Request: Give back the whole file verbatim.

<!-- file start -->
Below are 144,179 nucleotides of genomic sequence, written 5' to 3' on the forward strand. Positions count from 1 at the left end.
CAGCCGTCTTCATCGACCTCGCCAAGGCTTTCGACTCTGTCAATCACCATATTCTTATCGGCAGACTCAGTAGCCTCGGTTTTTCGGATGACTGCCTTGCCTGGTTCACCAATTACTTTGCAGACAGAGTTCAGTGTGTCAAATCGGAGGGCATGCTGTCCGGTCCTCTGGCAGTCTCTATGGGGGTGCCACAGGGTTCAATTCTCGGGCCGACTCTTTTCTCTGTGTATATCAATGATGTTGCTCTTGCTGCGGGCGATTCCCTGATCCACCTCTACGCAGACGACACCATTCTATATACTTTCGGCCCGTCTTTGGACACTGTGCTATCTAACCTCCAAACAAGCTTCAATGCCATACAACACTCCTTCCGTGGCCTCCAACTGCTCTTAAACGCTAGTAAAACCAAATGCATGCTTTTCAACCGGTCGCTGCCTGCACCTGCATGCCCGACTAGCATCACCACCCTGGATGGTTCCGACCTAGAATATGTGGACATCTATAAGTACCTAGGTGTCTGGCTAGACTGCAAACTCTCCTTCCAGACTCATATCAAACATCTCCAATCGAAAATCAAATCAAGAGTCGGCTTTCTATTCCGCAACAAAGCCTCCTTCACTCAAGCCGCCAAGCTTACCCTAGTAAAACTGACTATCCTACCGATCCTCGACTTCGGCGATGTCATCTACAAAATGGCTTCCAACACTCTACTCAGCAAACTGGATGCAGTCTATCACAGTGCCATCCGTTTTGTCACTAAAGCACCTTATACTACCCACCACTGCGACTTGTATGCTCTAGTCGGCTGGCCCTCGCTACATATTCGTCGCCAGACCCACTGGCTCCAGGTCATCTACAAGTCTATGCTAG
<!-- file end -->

Below are 144,179 nucleotides of genomic sequence, written 5' to 3' on the forward strand. Positions count from 1 at the left end.
CAGCCGTCTTCATCGACCTCGCCAAGGCTTTCGACTCTGTCAATCACCATATTCTTATCGGCAGACTCAGTAGCCTCGGTTTTTCGGATGACTGCCTTGCCTGGTTCACCAATTACTTTGCAGACAGAGTTCAGTGTGTCAAATCGGAGGGCATGCTGTCCGGTCCTCTGGCAGTCTCTATGGGGGTGCCACAGGGTTCAATTCTCGGGCCGACTCTTTTCTCTGTGTATATCAATGATGTTGCTCTTGCTGCGGGCGATTCCCTGATCCACCTCTACGCAGACGACACCATTCTATATACTTTCGGCCCGTCTTTGGACACTGTGCTATCTAACCTCCAAACAAGCTTCAATGCCATACAACACTCCTTCCGTGGCCTCCAACTGCTCTTAAACGCTAGTAAAACCAAATGCATGCTTTTCAACCGGTCGCTGCCTGCACCTGCATGCCCGACTAGCATCACCACCCTGGATGGTTCCGACCTAGAATATGTGGACATCTATAAGTACCTAGGTGTCTGGCTAGACTGCAAACTCTCCTTCCAGACTCATATCAAACATCTCCAATCGAAAATCAAATCAAGAGTCGGCTTTCTATTCCGCAACAAAGCCTCCTTCACTCAAGCCGCCAAGCTTACCCTAGTAAAACTGACTATCCTACCGATCCTCGACTTCGGCGATGTCATCTACAAAATGGCTTCCAACACTCTACTCAGCAAACTGGATGCAGTCTATCACAGTGCCATCCGTTTTGTCACTAAAGCACCTTATACTACCCACCACTGCGACTTGTATGCTCTAGTCGGCTGGCCCTCGCTACATATTCGTCGCCAGACCCACTGGCTCCAGGTCATCTACAAGTCTATGCTAG